Mesh Potato is an Open Hardware project to create a wireless (mesh) access point that can function as an independent cellular phone network. The goal is to enable groups around the world to offer affordable voice and data services to small communities that cannot afford existing service from the major telcos (or who must use exorbitant but low barrier to entry pay-as-you-go services).
Also quite cool – the design principles underlying their project and goals. By way of Roland I read this article by Steve Song who recounts the strategy, inspired by Ethan Zuckerman’s idea of Innovating From Constraint:
With the Village Telco, we have a wireless project that has a number of self-imposed constraints.
- Get pay-as-you-go voice services right. Data services are a given on a wireless platform but the one thing we want to make bullet-proof is affordable, simple-to-bill voice services.
- Make a telco as simple to set up as a wordpress blog. Wireless meshes, least-cost-routing, etc. Let’s make as much of that complexity disappear into default behaviours that can be tweaked as the owner/entrepreneur becomes more comfortable with the product.
- Be as open as possible. This is more of a philosophical than a practical constraint. We believe we can attract maximum participation by making software and hardware as open as possible. We believe that Open Hardware strategies devices like the Mesh Potato can change the way people think about hardware.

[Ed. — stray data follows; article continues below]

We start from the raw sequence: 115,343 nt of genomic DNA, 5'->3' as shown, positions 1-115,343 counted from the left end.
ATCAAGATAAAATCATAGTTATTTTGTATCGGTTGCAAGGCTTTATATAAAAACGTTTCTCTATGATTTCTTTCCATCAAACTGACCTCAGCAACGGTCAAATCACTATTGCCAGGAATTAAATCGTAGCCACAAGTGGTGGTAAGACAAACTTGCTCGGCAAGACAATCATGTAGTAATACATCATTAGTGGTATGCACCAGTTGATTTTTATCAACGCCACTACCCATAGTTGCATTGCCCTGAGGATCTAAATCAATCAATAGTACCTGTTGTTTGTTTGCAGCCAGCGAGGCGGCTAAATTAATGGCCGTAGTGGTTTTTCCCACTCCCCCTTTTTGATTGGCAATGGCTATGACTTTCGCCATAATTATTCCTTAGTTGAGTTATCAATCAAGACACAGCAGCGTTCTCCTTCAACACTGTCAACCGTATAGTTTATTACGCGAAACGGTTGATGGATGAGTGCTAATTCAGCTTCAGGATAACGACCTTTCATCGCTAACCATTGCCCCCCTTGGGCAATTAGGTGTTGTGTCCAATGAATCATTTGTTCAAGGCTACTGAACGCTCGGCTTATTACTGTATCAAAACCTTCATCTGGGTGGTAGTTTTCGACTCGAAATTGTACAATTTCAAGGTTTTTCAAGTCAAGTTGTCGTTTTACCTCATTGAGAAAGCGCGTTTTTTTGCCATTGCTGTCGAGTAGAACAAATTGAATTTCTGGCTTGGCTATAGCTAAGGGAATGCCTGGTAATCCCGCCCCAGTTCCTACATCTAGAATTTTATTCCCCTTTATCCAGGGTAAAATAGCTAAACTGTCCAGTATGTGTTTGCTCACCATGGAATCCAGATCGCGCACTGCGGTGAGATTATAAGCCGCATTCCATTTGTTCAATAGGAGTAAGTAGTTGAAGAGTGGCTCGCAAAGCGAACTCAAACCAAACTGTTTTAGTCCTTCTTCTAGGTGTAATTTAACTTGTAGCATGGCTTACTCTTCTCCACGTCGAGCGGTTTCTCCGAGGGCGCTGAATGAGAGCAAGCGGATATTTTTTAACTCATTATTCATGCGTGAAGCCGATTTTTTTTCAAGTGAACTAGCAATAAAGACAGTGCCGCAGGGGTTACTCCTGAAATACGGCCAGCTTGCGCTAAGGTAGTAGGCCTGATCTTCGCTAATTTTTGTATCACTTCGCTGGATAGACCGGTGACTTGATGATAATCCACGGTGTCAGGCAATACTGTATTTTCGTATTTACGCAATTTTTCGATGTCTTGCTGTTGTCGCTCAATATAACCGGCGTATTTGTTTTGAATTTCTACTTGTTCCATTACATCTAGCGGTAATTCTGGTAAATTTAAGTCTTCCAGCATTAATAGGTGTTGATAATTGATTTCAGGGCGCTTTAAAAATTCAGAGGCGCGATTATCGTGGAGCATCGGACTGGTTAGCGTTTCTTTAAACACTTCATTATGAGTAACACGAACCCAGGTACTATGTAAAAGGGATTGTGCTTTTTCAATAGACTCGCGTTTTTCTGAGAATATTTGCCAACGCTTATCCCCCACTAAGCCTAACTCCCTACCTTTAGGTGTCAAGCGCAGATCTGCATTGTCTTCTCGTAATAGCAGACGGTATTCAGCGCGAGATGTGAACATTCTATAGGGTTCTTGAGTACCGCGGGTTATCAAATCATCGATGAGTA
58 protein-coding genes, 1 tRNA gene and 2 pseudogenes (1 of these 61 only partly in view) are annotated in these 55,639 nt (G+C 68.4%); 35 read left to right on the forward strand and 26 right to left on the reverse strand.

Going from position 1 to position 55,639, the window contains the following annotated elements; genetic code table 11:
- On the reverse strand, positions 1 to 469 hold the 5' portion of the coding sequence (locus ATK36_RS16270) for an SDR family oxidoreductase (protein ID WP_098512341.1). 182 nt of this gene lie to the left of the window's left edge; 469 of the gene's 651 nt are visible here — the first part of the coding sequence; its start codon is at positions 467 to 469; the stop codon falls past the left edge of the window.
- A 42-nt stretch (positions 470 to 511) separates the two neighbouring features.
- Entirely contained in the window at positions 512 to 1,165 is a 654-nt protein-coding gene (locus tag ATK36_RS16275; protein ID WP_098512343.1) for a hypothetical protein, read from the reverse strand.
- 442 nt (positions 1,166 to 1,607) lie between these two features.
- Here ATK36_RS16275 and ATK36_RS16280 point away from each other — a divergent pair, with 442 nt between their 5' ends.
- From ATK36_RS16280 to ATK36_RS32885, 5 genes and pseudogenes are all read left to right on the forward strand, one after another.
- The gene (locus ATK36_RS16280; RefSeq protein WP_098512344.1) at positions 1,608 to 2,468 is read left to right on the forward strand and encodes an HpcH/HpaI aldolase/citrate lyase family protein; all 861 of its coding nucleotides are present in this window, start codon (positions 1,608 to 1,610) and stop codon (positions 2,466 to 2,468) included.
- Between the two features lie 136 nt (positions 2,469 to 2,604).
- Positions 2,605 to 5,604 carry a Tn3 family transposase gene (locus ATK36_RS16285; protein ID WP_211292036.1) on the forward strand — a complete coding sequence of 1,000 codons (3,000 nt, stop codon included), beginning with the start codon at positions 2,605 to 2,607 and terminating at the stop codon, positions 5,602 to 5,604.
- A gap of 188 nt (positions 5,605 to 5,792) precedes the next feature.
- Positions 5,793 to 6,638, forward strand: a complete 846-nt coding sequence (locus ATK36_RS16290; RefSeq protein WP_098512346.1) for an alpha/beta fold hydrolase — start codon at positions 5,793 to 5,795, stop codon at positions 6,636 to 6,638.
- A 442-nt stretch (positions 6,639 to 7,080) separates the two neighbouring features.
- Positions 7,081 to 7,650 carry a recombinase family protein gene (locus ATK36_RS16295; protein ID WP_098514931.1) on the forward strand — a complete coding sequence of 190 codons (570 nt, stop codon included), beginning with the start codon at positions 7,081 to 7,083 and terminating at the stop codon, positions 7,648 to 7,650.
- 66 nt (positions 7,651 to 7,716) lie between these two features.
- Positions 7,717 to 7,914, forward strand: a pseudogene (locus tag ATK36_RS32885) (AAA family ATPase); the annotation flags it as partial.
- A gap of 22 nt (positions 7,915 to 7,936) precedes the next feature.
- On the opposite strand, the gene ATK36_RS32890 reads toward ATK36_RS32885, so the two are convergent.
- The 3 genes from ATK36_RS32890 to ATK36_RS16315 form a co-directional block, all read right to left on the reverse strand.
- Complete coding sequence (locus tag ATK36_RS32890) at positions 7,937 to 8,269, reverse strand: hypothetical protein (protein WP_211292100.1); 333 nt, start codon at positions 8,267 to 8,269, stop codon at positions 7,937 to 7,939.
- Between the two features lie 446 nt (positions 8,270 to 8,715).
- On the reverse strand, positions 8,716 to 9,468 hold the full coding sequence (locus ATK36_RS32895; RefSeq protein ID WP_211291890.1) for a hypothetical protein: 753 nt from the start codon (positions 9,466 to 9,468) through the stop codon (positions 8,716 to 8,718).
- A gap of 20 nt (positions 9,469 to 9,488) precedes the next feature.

- Break even in six months. The technology ought to be cheap enough and easy enough to deploy that anyone with a reasonable head for business could have recouped their investment and be making a profit in six months.
Simplicity, rather than constraint, seems to be the operative theme here. Still, as a musical aside, this recalls for me Eno’s Oblique Strategies, which is similar in principle (limiting options to incite creative thinking), but which operates on aesthetic endeavor (which is about much more than “problem solving”, ultimately).